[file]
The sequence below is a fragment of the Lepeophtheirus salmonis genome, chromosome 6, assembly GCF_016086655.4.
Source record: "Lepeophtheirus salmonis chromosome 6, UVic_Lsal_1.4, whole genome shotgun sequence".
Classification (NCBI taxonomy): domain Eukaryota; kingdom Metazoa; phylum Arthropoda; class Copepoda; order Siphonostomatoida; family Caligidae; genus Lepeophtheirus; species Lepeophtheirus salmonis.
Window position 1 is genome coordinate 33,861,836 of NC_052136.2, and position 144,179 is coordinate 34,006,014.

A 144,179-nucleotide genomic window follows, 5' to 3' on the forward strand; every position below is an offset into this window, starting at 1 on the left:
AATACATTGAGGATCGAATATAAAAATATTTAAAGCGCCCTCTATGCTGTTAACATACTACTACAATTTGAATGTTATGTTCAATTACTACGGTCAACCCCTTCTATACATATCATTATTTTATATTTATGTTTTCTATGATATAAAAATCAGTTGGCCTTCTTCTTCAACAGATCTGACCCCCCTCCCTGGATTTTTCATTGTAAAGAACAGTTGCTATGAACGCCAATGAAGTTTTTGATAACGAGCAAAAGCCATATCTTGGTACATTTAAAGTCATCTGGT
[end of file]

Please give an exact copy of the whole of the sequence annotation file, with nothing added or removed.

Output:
The sequence below is a fragment of the Lepeophtheirus salmonis genome, chromosome 6, assembly GCF_016086655.4.
Source record: "Lepeophtheirus salmonis chromosome 6, UVic_Lsal_1.4, whole genome shotgun sequence".
Classification (NCBI taxonomy): domain Eukaryota; kingdom Metazoa; phylum Arthropoda; class Copepoda; order Siphonostomatoida; family Caligidae; genus Lepeophtheirus; species Lepeophtheirus salmonis.
Window position 1 is genome coordinate 33,861,836 of NC_052136.2, and position 144,179 is coordinate 34,006,014.

A 144,179-nucleotide genomic window follows, 5' to 3' on the forward strand; every position below is an offset into this window, starting at 1 on the left:
AATACATTGAGGATCGAATATAAAAATATTTAAAGCGCCCTCTATGCTGTTAACATACTACTACAATTTGAATGTTATGTTCAATTACTACGGTCAACCCCTTCTATACATATCATTATTTTATATTTATGTTTTCTATGATATAAAAATCAGTTGGCCTTCTTCTTCAACAGATCTGACCCCCCTCCCTGGATTTTTCATTGTAAAGAACAGTTGCTATGAACGCCAATGAAGTTTTTGATAACGAGCAAAAGCCATATCTTGGTACATTTAAAGTCATCTGGT